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Demirtaş says HDP rejected his offer to become presidential candidate without any explanation

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Jailed Kurdish leader Selahattin Demirtaş, a two-time presidential candidate and former co-chair of the pro-Kurdish Peoples’ Democratic Party (HDP), has said in an interview with the Artı Gerçek news website that the party rejected his offer to become a candidate in the May 14 presidential election without explanation.

Demirtaş, the most prominent Kurdish politician in Turkey today, has been behind bars since November 2016 on politically motivated charges.

In his interview with Artı Gerçek on Thursday, the politician was asked about the decision of the Labor and Freedom Alliance, a group of left-wing parties in Turkey including the HDP, not to field its own presidential candidate but rather opting to support the main opposition’s Kemal Kılıçdaroğlu to increase his chances of unseating President Recep Tayyip Erdoğan.

“I’d expressed to our party administration that I was ready to become a presidential candidate and that I could contribute more with democratic moves by taking the election to the second round. Additionally, I stated that my candidacy could also increase our party’s vote share. … However, my proposal was rejected without any explanation. I still don’t know the reason for it,” Demirtaş said.

Yet, HDP spokesperson Ebru Günay responded to Demirtaş’s claim about his possible candidacy on Thursday and said the party did not consider it due to his legal situation and that Demirtaş had suggested nominating a female candidate.

Günay said two powerful earthquakes that hit Turkey’s south in February, claiming more than 50,000 lives and leading to massive destruction, caused the party to change its stance about nominating its own candidate.The HDP had said at the time that the tragedy and the destruction caused by the earthquakes forced the party to do its best to work for the unseating of Erdoğan to save people from similar tragedies.

As a result, the party supported Kılıçdaroğlu’s candidacy in order not to divide the opposition vote.

Erdoğan on May 28 became the winner of a runoff that will extend his 20-year rule until 2028, receiving 52.1 percent of the nationwide vote, while his main rival, Kılıçdaroğlu, got 47.8 percent.

Regarding the short, medium and long-term consequences of Kılıçdaroğlu’s failure to unseat Erdoğan for Turkey, Demirtaş said the country will become more authoritarian, impoverished, polarized and increasingly dependent on foreign powers.

When asked about the general consensus that the Erdoğan government’s pressure on the Kurdish political movement would be more severe following the runoff, Demirtaş replied that one thing they haven’t done so far is carry out “mass killings” and that they would likely add “diluted cultural genocide alongside brutal violence.”

Referring to the runoff on May 28 as an “operation,” Demirtaş claimed that the election’s real winner was Kılıçdaroğlu, but that Erdoğan officially won the race due to such factors as “election fraud, overseas votes and the votes of people who were recently granted citizenship.”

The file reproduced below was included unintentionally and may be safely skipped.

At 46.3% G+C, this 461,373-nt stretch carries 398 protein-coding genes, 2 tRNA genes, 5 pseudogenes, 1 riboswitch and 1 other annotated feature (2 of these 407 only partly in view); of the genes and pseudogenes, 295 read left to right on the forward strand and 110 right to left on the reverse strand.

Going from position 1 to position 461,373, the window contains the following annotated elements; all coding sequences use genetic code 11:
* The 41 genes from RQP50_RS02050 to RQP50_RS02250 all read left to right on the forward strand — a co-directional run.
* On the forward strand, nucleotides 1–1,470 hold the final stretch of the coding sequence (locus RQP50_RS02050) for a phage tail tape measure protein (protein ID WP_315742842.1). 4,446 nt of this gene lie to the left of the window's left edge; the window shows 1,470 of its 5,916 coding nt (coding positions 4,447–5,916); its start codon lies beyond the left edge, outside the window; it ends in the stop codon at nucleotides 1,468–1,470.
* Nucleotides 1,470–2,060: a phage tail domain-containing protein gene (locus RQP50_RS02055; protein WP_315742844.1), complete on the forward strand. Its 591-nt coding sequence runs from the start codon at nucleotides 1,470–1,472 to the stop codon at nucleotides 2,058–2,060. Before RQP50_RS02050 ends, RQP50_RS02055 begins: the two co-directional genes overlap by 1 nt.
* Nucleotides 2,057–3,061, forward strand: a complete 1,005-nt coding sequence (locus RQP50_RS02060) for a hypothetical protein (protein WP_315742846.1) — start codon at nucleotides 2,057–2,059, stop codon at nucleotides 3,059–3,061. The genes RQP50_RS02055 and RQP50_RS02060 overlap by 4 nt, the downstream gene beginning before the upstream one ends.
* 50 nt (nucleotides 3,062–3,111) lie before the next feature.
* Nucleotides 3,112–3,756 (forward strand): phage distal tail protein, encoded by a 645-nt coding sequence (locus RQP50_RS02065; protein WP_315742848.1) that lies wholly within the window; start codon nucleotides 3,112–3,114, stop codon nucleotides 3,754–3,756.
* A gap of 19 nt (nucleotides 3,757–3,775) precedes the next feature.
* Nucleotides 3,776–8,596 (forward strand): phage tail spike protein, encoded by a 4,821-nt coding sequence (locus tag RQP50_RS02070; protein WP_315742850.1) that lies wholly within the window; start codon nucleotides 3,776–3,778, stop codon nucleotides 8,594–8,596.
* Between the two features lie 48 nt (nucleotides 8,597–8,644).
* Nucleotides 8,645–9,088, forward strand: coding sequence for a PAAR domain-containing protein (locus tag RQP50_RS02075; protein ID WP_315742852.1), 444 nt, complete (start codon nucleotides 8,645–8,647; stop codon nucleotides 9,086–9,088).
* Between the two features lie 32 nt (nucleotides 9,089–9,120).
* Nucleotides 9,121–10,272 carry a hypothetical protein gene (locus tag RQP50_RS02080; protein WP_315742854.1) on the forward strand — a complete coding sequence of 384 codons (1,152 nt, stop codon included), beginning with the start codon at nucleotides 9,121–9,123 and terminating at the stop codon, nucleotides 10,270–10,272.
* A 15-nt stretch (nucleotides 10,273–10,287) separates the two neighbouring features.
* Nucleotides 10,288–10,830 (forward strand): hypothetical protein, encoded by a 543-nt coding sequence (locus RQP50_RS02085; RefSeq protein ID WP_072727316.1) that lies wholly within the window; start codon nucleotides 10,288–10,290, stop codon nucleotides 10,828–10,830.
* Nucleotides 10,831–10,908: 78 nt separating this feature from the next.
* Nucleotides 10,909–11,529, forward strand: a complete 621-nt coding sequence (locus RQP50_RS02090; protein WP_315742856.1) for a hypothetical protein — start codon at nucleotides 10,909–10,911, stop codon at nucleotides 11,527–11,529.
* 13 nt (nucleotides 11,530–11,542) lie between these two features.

Demirtaş said the parliamentary election on May 14 was also conducted on “unequal, unjust and illegitimate grounds” with the ruling Justice and Development Party (AKP) using all the resources of the state for spreading “lies and defamation” against its rivals.

“The conditions for a democratic competition didn’t exist in Turkey, which has spent the last seven years under complete authoritarianism. Therefore, the legitimacy of the results will always be in question. Despite being aware of this reality, the opposition made significant mistakes by acting as if they were facing a normal government and legitimizing the regime,” he added.

The HDP ran in the election under the banner of the Green Left Party (YSP) because the party faces the risk of being shut down due to an ongoing closure case against it. The YSP secured 8.8 percent of the vote in the elections, while the HDP won 11.7 percent in the 2018 parliamentary elections.

Regarding his political plans for the future, Demirtaş said he’s stepping back from political engagement “at this stage” in time but that he isn’t resigning from the HDP.

Demirtaş stated that the HDP is in great need of “intra-party democracy,” and he described the way to achieve this as enabling all party members to elect leaders at all levels, granting them a say in important decisions and allowing them to oversee the party whenever and wherever they desire.

“All of my criticisms and suggestions towards our party are completely well-intentioned, constructive and aimed at making a contribution. No one should attempt to use my criticisms to undermine the HDP. I am a member of the HDP, and I will continue to remain one,” he said.

Demirtaş was an outspoken critic of Turkey’s ruling AKP and its leader, Erdoğan, before he was jailed. He ran in the presidential elections of 2014 and 2018 as a rival to Erdoğan. The imprisoned leader conducted his election campaign from jail for the 2018 election.

Demirtaş also actively supported the YSP and Kılıçdaroğlu’s election campaigns for the May elections on social media through his lawyers.

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